FDA grants full approval to Pfizer/BioNTech COVID jab

BioNTech Pfizer COVID vaccine

Pfizer and BioNTech's COVID-19 vaccine was the first to get emergency use authorisation (EUA) from the FDA, and has also become the first to get full regulatory approval in the US.

The regulator has cleared the vaccine – now officially given the trade name Comirnaty – to prevent COVID-19 in people aged 16 or more, although it will still be available to 12 to 15 year olds under the EUA.

Also not yet approved, but still valid under the EUA, is the use of a third dose of Comirnaty for people who are immunocompromised, an indication which was authorised by the FDA earlier this month. Pfizer and BioNTech filed for approval of a booster dose last week.

Acting FDA Commissioner Janet Woodcock said the full approval is a "milestone" in the fight against the pandemic and could encourage more people to get vaccinated. The US has fully vaccinated more than half its total population, but is facing problems with vaccine hesitancy that is slowing down the rollout.

"While millions of people have already safely received COVID-19 vaccines, we recognise that for some, the FDA approval of a vaccine may now instil additional confidence," she continued.

The public "can be very confident that this vaccine meets the high standards for safety, effectiveness, and manufacturing quality the FDA requires of an approved product", added Woodcock.

A Kaiser Family Foundation survey reported in June found that around third of unvaccinated Americans would be more likely to get a shot if a fully-approved vaccine was available, although unsurprisingly the poll also revealed a lot of confusion about the difference between an EUA and full approval.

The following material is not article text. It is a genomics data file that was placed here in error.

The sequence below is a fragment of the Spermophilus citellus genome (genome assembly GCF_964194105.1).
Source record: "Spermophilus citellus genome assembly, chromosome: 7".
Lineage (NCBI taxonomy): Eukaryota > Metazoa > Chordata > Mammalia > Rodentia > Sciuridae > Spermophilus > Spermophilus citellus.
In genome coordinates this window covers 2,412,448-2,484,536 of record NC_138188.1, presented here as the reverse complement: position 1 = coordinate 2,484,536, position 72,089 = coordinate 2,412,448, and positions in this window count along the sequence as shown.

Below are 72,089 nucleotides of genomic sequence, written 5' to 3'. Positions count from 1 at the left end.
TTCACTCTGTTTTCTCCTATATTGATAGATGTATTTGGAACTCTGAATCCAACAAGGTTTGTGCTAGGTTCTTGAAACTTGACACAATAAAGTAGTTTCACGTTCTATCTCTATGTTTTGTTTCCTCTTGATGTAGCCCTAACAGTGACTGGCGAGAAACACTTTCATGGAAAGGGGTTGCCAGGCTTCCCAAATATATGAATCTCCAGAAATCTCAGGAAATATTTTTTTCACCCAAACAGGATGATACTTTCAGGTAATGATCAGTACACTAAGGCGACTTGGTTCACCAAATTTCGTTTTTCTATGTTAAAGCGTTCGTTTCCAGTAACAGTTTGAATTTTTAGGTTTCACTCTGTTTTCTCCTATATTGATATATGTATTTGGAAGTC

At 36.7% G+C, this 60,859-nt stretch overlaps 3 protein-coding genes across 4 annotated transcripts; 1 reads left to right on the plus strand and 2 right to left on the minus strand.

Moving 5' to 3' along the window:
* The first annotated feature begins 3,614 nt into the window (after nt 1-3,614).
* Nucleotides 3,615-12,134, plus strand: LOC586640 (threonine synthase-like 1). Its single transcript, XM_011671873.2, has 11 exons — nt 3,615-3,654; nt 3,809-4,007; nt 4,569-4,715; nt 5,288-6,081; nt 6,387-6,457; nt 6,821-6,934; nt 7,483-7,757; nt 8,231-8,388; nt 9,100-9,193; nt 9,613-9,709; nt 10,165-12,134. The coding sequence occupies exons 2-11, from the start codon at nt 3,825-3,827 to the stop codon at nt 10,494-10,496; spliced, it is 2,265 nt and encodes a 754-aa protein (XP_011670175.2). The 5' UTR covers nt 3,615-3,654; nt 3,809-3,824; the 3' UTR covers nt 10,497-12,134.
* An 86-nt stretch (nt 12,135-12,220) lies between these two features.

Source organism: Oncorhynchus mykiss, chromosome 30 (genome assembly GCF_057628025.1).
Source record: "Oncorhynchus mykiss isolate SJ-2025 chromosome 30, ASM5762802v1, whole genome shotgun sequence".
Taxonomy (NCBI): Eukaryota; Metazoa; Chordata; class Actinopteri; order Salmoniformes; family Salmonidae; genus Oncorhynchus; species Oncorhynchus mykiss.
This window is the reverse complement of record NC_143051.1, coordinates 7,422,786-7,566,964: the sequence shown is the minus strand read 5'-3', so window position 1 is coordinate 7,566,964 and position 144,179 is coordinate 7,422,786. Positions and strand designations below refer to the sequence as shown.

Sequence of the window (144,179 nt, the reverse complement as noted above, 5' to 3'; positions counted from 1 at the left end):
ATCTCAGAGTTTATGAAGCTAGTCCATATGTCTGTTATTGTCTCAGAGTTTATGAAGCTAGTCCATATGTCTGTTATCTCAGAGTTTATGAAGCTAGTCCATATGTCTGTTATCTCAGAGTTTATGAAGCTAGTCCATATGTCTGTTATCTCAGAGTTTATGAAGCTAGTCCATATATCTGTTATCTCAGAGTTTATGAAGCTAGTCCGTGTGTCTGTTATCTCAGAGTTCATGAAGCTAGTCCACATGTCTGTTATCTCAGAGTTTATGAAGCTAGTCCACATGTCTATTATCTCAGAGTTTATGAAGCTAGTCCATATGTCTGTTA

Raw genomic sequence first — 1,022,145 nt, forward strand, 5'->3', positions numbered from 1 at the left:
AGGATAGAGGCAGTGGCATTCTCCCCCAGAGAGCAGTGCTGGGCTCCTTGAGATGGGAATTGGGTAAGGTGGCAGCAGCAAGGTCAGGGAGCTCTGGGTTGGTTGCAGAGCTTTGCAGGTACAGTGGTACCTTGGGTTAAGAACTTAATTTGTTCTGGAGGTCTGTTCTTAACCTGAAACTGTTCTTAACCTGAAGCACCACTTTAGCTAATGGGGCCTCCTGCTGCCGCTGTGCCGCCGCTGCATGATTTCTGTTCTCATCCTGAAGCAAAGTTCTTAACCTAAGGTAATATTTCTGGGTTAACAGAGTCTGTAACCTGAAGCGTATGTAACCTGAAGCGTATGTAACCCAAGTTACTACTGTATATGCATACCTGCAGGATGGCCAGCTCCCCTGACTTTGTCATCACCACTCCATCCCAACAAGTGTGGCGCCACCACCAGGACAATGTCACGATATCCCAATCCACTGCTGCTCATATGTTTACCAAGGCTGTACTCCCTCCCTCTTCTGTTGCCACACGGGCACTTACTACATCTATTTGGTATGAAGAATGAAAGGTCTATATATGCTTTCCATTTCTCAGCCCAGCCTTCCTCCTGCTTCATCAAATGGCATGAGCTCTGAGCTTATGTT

Having a fully-approved vaccine could also encourage businesses and other organisations to insist on vaccination. The US has already announced compulsory vaccines for nursing home staff who work in facilities within the federal Medicare or Medicaid system, as the new delta variant has started to exert pressure on healthcare systems.

Various academic institution and companies, including United Airlines, have said they will require employees to be vaccinated, and it will soon be compulsory for all US military personnel.

The FDA said it had reviewed data from more than 40,000 people in arriving at its decision to approve Comirnaty that overall pointed to an efficacy of 91% in preventing COVID-19 disease, and reduces hospitalisations and death.

While most side effects are mild and transient, the agency said it had determined there is an increased risk of heart inflammation (myocarditis and pericarditis) with the vaccine, particularly in the seven days following the second dose, and that prescribing information includes a warning about this risk.

Moderna's COVID-19 vaccine is also under full regulatory review and a decision on that is expected within the next few weeks.

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